17. Chu, L. D., & Kraus, J. F. (2004). Predicting fatal assault among the elderly using the National Incident-Based Reporting System crime data. Homicide Studies, 8, 71–95.CrossRefGoogle Scholar
  18. Dunn, C. S., & Zelenock, T. J. (1999). NIBRS data available for secondary analysis. Journal of Quantitative Criminology, 15, 239–248.CrossRefGoogle Scholar
  19. Eitle, D. (2005). The influence of mandatory arrest policies, police organizational characteristics, and situational variables on the probability of arrest in domestic violence cases. Crime & Delinquency, 51, 573–597.CrossRefGoogle Scholar
  20. Eitle, D., Stolzenberg, L., & D’Alessio, S. J. (2005). Police organizational factors, the racial composition of police, and the probability of arrest. Justice Quarterly, 22, 30–57.CrossRefGoogle Scholar
  21. Federal Bureau of Investigation. (1992). Uniform crime reporting handbook, National Incident-Based Reporting System edition. Washington, DC: U.S. Government Printing Office.Google Scholar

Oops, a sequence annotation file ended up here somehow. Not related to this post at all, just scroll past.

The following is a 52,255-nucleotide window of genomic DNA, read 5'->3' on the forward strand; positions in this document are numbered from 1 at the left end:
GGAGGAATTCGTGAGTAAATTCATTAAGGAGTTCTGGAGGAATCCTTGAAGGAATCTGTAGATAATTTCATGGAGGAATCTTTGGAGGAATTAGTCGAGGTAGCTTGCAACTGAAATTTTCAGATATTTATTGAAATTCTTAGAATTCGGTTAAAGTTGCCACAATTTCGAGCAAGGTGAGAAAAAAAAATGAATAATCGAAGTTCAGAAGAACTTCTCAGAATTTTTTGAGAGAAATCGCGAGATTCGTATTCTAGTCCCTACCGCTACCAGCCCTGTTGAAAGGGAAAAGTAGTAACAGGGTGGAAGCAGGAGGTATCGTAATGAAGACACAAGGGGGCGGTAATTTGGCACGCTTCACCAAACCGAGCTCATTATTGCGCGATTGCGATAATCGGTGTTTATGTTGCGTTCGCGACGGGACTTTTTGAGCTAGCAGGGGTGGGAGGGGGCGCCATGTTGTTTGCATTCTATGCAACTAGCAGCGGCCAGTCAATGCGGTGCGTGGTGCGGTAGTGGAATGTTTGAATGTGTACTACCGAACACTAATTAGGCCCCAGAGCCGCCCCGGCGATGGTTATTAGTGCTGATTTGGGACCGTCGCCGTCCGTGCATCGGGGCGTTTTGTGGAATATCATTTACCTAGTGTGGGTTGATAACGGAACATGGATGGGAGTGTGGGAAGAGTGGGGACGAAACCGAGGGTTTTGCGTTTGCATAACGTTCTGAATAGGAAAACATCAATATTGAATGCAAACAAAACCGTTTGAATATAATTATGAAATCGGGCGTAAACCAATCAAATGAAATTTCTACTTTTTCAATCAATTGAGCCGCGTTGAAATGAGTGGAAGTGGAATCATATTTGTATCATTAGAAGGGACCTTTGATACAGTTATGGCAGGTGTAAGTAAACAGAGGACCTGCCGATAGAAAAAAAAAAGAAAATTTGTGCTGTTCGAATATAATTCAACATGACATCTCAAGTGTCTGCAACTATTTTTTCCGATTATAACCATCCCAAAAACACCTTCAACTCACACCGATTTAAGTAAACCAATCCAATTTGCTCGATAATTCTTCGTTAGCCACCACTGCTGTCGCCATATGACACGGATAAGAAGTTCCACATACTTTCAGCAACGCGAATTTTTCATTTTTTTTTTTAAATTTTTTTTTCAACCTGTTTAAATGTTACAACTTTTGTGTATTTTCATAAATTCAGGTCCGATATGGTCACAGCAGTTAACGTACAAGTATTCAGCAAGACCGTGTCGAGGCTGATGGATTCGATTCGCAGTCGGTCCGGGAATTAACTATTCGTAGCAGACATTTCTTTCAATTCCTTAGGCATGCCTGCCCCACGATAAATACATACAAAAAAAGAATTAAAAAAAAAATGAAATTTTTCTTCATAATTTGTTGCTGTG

22. Federal Bureau of Investigation. (2000). National Incident-Based Reporting System: Vol. 1. Data collection guidelines. Washington, DC: U.S. Department of Justice. Available from http://www.fbi.gov/ucr/nibrs/manuals/v1all.pdf.Google Scholar
  23. Federal Bureau of Investigation. (2004). Uniform crime reporting handbook. Available online at http://www.fbi.gov/ucr/handbook/ucrhandbook04.pdf.
  24. Federal Bureau of Investigation. (2007). Crime in the United States. Available online at http://www.fbi.gov/ucr/cius2006/index.html.
  25. Federal Bureau of Investigation. (n.d.). National Incident-Based Reporting System (NIBRS): General information. Retrieved May 25, 2008 from http://www.fbi.gov/ucr/faqs.htm.
  26. Finkelhor, D., & Ormrod, R. (2000). Juvenile victims of property crime. Washington, DC: Office of Juvenile Justice and Delinquency Prevention. Available at http://www.ncjrs.gov/html/ojjdp/jjbul2000_12_2/contents.html.Google Scholar
  27. Haas, S. M., Jarvis, J. P., Jefferis, E., & Turley, E. (2007). Gun availability and crime in West Virginia: An examination of NIBRS data. Justice Research and Policy, 9, 139–160.CrossRefGoogle Scholar
  28. Justice Research and Statistics Association. (n.d. a). Status of NIBRS in the States. Retrieved April 8, 2008, from the IBR Resource Center at http://www.jrsa.org/ibrrc/background-status/nibrs_states.shtml.